RCMP dog handler charge with mischief
by Phil Ambroziak
Nobody is above the law, as was evidenced last week when a serving member of the RCMP was charged with one count of mischief in connection to an offence that is alleged to have occurred March 18 at Waterhen Lake First Nation.
According to police, a Waterhen Lake First Nation member contacted the Meadow Lake RCMP March 19 to report a vehicle on the reserve had its tires damaged the previous day. An investigation was started and the file was assigned to the North Battleford Provincial General Investigation Section of the RCMP. As a result of this investigation, Cpl. Shawn Irwin, a Meadow Lake resident and RCMP dog handler, was charged with mischief under $5,000 after an investigation.
Meadow Lake RCMP Staff Sgt. Tim Korman would not comment on the charge other than to confirm Irwin doesn’t report to him.
“He’s the dog handler for the entire Northwest,” Korman noted.
Irwin, 36, came to the area in 2010 after serving in Vancouver, B.C. Prior to that, he was stationed in North Battleford. He is currently on administrative duties and an internal code of conduct investigation has also been ordered. His first court appearance will be in Meadow Lake June 24.
Meanwhile, Waterhen Lake members remain optimistic about seeing a reduction in mischief and other crimes in their community thanks to the recent arrival of an RCMP officer who actually lives on the reserve.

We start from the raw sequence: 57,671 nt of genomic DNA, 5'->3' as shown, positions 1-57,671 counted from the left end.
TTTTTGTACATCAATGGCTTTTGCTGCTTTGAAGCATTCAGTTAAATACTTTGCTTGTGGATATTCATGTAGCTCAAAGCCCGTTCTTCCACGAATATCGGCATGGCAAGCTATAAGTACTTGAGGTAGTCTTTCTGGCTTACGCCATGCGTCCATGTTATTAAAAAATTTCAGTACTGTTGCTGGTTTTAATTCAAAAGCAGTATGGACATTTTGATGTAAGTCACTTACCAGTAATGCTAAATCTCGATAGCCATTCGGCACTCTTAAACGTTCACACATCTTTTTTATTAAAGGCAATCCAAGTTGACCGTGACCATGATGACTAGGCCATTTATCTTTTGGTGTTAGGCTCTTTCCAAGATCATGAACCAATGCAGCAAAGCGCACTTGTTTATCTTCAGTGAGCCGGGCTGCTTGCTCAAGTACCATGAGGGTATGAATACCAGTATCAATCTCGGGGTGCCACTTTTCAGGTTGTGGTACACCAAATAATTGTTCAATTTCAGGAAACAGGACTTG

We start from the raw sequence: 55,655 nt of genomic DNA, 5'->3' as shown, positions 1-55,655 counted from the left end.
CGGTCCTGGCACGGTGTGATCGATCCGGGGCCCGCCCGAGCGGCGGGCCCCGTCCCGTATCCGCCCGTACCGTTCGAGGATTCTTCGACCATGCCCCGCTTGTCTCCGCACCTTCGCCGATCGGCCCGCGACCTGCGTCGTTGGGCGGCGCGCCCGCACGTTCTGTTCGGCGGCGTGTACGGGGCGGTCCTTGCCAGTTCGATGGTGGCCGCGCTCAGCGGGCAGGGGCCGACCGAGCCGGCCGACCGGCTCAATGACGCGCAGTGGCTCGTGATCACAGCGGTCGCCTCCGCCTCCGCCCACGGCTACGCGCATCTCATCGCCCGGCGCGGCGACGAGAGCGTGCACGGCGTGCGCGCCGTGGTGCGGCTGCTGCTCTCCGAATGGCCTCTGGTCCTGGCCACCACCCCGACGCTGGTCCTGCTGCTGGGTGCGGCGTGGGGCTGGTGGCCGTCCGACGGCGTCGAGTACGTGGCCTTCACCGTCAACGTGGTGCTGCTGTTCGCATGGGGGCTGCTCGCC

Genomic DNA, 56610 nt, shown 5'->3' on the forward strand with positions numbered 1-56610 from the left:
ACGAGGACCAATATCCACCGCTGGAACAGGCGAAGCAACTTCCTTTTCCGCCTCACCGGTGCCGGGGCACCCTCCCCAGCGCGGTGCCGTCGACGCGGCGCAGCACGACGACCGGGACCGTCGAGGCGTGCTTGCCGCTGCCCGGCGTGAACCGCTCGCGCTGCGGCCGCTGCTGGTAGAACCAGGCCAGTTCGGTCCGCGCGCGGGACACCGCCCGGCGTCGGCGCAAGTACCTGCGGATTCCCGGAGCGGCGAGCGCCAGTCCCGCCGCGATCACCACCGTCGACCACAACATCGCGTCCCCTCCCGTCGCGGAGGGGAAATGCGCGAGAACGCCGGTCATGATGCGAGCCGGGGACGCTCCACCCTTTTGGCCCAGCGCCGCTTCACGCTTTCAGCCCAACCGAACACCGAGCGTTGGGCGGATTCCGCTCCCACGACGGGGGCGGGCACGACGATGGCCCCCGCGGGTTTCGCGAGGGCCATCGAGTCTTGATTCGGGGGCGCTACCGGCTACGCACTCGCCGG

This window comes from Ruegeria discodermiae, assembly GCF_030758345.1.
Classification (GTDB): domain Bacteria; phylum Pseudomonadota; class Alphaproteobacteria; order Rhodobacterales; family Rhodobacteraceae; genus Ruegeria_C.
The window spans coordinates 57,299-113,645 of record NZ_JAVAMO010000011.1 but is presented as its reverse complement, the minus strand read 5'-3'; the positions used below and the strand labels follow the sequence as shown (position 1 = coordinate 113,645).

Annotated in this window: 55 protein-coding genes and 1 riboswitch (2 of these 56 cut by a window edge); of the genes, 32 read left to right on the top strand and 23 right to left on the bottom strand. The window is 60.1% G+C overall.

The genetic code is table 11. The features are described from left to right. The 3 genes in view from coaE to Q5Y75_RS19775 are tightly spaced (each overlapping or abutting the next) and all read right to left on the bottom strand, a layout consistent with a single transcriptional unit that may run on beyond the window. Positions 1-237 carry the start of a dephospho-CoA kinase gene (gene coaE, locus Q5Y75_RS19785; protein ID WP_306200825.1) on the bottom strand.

“I don’t think the amount of vandalism or anything like that is much different than in Meadow Lake or anywhere, but now that we’ve got an RCMP officer living here, hopefully it will help settle things down,” remarked Waterhen Lake band councillor Martin Larocque.
Cst. Bill Groenen, who came to the Meadow Lake detachment from Kindersley, has been residing in a band-owned house at Waterhen Lake for more than two weeks now. Later this month he will be joined by Cst. Cam Saint Martin, who comes to the area from Stanley Mission.
“The band and I have been working on this for about three years now,” Korman said. “These officers are still entitled to time off, so there won’t be a police presence in the community 24/7, but at least officers will now be more readily available than when they’ve had to come from Meadow Lake.”
Larocque agreed, adding the arrangement has been working out fairly well so far.
“We want the RCMP to be a part of our community,” he said.